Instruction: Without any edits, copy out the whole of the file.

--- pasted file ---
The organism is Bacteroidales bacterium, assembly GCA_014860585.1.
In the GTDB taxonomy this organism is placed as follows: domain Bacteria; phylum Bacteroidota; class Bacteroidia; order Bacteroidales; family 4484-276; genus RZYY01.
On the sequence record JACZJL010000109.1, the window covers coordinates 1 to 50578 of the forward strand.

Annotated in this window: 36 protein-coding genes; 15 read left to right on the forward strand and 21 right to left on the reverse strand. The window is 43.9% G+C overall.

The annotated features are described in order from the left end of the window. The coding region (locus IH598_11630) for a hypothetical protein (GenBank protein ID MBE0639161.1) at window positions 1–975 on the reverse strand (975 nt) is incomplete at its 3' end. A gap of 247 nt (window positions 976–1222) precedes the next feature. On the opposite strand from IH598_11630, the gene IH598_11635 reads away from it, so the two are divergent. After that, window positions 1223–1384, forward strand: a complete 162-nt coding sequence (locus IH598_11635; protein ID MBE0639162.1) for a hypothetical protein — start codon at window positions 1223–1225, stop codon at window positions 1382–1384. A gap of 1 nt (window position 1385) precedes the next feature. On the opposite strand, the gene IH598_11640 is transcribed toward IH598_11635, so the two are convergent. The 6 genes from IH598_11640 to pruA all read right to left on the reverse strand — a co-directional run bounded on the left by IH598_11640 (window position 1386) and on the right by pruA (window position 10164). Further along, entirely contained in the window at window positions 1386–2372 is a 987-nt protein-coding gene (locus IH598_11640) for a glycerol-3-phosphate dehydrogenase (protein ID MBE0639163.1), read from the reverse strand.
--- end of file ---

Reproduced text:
The organism is Bacteroidales bacterium, assembly GCA_014860585.1.
In the GTDB taxonomy this organism is placed as follows: domain Bacteria; phylum Bacteroidota; class Bacteroidia; order Bacteroidales; family 4484-276; genus RZYY01.
On the sequence record JACZJL010000109.1, the window covers coordinates 1 to 50578 of the forward strand.

Annotated in this window: 36 protein-coding genes; 15 read left to right on the forward strand and 21 right to left on the reverse strand. The window is 43.9% G+C overall.

The annotated features are described in order from the left end of the window. The coding region (locus IH598_11630) for a hypothetical protein (GenBank protein ID MBE0639161.1) at window positions 1–975 on the reverse strand (975 nt) is incomplete at its 3' end. A gap of 247 nt (window positions 976–1222) precedes the next feature. On the opposite strand from IH598_11630, the gene IH598_11635 reads away from it, so the two are divergent. After that, window positions 1223–1384, forward strand: a complete 162-nt coding sequence (locus IH598_11635; protein ID MBE0639162.1) for a hypothetical protein — start codon at window positions 1223–1225, stop codon at window positions 1382–1384. A gap of 1 nt (window position 1385) precedes the next feature. On the opposite strand, the gene IH598_11640 is transcribed toward IH598_11635, so the two are convergent. The 6 genes from IH598_11640 to pruA all read right to left on the reverse strand — a co-directional run bounded on the left by IH598_11640 (window position 1386) and on the right by pruA (window position 10164). Further along, entirely contained in the window at window positions 1386–2372 is a 987-nt protein-coding gene (locus IH598_11640) for a glycerol-3-phosphate dehydrogenase (protein ID MBE0639163.1), read from the reverse strand.